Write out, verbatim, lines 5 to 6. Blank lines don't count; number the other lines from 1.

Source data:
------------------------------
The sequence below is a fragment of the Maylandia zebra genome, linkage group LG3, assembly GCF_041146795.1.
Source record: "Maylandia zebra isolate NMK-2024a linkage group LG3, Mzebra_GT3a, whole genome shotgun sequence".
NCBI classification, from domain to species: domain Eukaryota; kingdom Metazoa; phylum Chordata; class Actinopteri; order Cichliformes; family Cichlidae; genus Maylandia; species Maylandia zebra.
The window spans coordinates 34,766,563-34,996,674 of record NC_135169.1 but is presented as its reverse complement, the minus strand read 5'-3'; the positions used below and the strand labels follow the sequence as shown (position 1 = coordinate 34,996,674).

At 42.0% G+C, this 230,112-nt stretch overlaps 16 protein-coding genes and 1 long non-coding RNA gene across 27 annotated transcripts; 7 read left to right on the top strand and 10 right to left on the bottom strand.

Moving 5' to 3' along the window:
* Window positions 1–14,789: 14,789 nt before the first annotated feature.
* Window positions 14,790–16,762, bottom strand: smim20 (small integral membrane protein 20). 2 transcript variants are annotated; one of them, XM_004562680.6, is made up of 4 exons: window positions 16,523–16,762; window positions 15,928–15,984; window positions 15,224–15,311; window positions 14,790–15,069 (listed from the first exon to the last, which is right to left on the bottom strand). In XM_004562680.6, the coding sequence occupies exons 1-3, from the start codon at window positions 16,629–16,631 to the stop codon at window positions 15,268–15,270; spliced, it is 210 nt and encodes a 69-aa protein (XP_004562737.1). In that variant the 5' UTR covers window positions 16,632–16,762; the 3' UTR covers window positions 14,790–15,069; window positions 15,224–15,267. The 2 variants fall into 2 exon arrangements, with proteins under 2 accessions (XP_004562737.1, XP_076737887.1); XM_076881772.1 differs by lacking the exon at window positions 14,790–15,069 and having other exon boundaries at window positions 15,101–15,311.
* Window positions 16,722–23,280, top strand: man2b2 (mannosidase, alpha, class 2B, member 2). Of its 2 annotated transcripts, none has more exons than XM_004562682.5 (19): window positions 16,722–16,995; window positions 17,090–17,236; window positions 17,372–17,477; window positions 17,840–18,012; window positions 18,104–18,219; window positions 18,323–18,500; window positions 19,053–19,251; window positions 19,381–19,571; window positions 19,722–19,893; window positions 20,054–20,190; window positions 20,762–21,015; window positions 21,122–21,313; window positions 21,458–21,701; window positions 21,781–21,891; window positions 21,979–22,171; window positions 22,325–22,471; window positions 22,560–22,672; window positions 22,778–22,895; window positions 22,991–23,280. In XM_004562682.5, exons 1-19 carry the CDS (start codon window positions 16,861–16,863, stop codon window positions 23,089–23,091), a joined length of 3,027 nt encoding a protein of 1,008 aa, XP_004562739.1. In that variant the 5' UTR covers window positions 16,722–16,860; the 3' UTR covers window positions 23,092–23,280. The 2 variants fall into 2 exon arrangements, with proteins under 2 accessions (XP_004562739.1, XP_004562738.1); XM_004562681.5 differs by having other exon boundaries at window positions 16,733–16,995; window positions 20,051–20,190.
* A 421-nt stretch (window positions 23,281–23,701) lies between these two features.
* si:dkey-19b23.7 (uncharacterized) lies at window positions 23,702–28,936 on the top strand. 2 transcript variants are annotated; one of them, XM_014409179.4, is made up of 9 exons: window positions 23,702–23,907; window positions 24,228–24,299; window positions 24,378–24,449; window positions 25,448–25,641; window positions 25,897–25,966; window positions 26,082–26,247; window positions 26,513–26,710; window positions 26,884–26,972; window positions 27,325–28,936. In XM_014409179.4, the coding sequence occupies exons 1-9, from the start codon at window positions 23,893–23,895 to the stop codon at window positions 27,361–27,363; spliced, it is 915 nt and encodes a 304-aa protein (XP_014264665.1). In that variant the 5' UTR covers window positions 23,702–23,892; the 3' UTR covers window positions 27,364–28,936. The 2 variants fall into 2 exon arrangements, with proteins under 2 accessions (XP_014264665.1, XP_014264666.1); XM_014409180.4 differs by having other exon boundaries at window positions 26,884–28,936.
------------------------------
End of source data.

At 42.0% G+C, this 230,112-nt stretch overlaps 16 protein-coding genes and 1 long non-coding RNA gene across 27 annotated transcripts; 7 read left to right on the top strand and 10 right to left on the bottom strand.

Moving 5' to 3' along the window: